Saturday, February 28, 2009


It's been a little while since I have shown any of my sewing projects. There is a reason.

We have a little friend of the family, Grace. For her birthday last April, her family went together and bought her the Kit doll from AG. I had made Grace a dress for her birthday which you can see here. When I discovered that she had gotten the doll, I designed a matching dress for Kit. (Which I sent to her SEVERAL weeks after her birthday.)

So when Christmas came around this year, I decided to make her another GIRl/DOLL matching outfit. I finished Grace's dress in time to be given for Christmas. True to form -- Kit's dress was designed and partially sewn (but not completed in time for gift giving.) Again, my plan was to complete it in the next couple of weeks and mail it to her. She lives out of state.

Here's the pic of Grace's dress. . .

Here are a few more pics of the detail work. I had made a few design changes to the pattern to make it a "little more special", and I was so pleased with how it had turned out and was anxious to finish the doll's dress to match.

I had completed this much of the doll dress bodice, and had the sleeves ready to set in, and the skirt portion ready to sew on.

It was then that I decided to pause from the doll dress project to participate in a "show and tell" at another blog I enjoy. It would be featuring home-made ribbon socks. After all, I was almost finished with the dress, and it would only take a evening to make the socks. I wanted to do something a little different, so I thought I would serge a strip of fabric and use it in place of the ribbon.

As I was serging the fabric, I heard a "kinda SNAP" that sounded like the needle had broken. However, when I checked, there was NO broken needle. "Oh, good," I thought and proceeded to finish serging the fabric. However, although the machine was going through all the motions, it wasn't finishing the edge of the material. "Hmm... must have broken a thread," I mused and began the task of re-threading the loopers and needles. (A task that I do not enjoy, by-the-way). Serge again - STILL NOTHING! 3 more times I went through these steps with NO positive results. Then it dawned on me (I'm a little slow on the up-take) that the SNAP I had heard must have come from the internal mechanism of my serger. Heart sinks. Not MY SERGER*.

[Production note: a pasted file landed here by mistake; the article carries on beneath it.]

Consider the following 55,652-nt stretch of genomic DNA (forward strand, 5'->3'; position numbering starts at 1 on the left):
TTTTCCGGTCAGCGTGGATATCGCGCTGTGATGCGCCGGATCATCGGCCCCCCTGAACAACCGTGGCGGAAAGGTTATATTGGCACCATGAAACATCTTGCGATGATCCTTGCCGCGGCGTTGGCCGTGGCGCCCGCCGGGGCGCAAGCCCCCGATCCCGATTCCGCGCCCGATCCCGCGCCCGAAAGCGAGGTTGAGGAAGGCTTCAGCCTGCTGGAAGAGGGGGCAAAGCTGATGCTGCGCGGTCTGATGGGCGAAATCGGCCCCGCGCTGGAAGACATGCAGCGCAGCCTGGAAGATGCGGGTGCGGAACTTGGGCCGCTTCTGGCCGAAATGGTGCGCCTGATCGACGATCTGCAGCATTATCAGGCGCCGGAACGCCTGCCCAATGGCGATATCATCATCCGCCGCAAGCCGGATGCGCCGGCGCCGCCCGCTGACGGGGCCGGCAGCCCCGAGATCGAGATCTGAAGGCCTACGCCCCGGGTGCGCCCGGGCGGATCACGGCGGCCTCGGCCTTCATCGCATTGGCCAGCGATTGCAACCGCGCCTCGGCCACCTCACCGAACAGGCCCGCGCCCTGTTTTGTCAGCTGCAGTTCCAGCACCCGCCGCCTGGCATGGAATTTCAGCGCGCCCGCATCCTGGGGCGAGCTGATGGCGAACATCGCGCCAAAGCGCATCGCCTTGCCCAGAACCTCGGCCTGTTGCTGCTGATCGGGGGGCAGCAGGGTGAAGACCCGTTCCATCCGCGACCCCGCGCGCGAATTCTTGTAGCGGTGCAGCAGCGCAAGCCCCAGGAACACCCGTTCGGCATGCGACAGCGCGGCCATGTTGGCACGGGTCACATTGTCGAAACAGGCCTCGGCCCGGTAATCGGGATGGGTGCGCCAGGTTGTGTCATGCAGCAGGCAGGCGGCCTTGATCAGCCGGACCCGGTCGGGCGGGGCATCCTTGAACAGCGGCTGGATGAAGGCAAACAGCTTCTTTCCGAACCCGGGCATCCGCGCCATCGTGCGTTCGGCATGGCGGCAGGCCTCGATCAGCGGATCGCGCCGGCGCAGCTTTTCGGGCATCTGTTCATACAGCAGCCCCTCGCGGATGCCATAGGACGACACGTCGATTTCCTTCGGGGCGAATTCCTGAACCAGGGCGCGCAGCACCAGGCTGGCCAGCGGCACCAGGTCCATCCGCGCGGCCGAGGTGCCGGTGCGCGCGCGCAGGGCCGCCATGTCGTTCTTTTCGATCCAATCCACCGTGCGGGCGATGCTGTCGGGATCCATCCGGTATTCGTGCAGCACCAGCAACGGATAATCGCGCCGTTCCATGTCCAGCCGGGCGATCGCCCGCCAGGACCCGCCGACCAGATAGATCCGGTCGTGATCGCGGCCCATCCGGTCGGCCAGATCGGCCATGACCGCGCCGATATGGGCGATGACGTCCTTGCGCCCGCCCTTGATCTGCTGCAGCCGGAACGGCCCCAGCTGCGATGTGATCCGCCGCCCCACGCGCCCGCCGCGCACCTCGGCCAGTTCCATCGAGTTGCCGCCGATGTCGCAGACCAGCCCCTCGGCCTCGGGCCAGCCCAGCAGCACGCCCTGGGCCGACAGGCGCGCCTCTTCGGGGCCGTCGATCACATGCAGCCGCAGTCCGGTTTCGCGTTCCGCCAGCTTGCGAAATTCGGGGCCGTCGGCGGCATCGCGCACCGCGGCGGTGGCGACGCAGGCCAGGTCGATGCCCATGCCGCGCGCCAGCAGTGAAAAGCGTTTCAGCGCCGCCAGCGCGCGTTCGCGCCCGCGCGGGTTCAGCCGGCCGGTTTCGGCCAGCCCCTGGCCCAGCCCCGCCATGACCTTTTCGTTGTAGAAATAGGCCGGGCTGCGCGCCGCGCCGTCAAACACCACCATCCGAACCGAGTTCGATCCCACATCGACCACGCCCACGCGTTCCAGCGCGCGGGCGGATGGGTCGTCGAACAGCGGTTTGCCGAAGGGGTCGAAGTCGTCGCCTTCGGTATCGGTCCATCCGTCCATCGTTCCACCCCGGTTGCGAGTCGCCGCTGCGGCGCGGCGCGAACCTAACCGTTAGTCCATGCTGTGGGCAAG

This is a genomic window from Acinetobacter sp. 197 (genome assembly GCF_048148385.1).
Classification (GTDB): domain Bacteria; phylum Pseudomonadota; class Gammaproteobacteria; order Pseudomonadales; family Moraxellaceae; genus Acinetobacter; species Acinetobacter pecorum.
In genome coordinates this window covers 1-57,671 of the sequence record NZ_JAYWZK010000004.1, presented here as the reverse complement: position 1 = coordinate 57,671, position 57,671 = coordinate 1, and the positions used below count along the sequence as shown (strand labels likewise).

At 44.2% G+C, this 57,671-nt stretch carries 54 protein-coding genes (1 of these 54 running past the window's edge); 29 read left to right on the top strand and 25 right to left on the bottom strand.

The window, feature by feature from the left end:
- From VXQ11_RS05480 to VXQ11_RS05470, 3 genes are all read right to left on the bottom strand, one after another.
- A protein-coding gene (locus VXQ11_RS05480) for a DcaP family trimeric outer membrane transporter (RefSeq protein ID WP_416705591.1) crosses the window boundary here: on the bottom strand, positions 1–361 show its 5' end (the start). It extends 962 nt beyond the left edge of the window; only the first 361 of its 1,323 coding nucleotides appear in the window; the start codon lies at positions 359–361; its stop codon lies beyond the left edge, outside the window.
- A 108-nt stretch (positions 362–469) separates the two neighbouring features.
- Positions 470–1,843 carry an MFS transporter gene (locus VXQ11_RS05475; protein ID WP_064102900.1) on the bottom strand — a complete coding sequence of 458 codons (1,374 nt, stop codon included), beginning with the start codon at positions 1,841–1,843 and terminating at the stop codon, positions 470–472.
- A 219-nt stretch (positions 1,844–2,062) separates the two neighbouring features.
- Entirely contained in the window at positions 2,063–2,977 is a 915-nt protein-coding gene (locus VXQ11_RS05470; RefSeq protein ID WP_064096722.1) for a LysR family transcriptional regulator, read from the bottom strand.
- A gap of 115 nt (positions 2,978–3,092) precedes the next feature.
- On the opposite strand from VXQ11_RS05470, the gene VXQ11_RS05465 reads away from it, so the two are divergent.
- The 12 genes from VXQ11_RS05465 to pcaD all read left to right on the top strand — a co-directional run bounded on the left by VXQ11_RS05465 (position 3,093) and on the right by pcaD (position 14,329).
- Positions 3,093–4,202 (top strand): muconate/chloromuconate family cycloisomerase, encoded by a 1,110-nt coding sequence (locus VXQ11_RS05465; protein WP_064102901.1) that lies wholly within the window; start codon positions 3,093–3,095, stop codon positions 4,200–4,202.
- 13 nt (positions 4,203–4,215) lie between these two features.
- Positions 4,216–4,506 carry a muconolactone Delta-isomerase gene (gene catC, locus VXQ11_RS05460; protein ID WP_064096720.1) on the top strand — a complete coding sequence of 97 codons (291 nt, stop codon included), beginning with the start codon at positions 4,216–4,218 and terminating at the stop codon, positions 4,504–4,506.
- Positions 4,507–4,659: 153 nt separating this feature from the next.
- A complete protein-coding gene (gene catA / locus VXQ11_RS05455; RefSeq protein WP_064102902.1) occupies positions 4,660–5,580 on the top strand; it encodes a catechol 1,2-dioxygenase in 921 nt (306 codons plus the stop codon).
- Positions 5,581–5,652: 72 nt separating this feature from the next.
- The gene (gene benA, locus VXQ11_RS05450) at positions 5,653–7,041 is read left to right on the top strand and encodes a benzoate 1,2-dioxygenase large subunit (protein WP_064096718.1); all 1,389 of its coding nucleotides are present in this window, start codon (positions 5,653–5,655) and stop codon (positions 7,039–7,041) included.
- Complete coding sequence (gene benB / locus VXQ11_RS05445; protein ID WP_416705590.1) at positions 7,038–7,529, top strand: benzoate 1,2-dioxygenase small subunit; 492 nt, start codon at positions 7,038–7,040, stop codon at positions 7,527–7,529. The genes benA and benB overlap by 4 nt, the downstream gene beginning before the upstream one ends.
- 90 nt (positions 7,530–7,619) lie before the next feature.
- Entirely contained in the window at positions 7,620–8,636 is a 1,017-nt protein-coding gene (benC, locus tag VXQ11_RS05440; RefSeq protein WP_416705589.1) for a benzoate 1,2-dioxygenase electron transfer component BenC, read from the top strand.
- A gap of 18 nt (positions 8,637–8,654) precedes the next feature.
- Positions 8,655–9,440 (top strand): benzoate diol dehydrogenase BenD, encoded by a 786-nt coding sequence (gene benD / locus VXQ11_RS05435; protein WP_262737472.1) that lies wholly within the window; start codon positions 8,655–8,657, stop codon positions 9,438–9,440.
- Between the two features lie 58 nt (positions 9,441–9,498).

I have had the use of my serger for the last 17 years; I love how it make such a nice finish of the seams - no more raveling in the wash. Right now my serger sits unused awaiting the funds to see if it can be repaired. And so, I have not been sewing much of anything important lately. Instead, I've been finishing some WIP cross-stitch.

It's a good thing doll's don't grow, because it may be a while until I can finish Kit's dress!

* In a post in the not too distant future, I'll explain why losing my serger is a double-blow due to sentimental reasons.

Friday, February 20, 2009


The kids have all been having their turn at sniffles, headaches, sore throats and queasy stomachs for the past few weeks. The girls have been the hardest hit with it. I've only been on the fringe of it (just head-achey), but we are all feeling fairly lethargic. Hence the reason for my lack of blogging. It seems all I can do just to muster the energy for schooling and housework, and the latter has been more like a lick and a promise than true cleaning.
This time of year, I begin to long for spring and for the outdoors. I have been checking for any bits of green outside my door for several weeks now. Last week my vigil was rewarded by this. . .

This is the result of some bulbs I planted last spring. I planted daffodils, hyacinths, grape hyacinths, and tulips in little sporadic patches (like little bouquets).

There's not much peeking through yet, but it gives me hope that SPRING is surely on its way, and it won't be all that long now.

How marvelous it is that God grants us such a beautiful image of the newness of life that we will experience after death! And that is TRUE HOPE!

Wednesday, February 18, 2009


Okay, here it is -- (drum roll please) -- a picture of my first ever homemade bread baked in my oven!!! To say I'm a little excited is an understatement of the greatest proportions. Now I know that for many of you (whom I envy and who put me to shame), you are probably saying to yourself, "What's the big deal about that? I bake bread from scratch all the time." Well, I'm not always the best of cooks, and baking bread is completely new to me.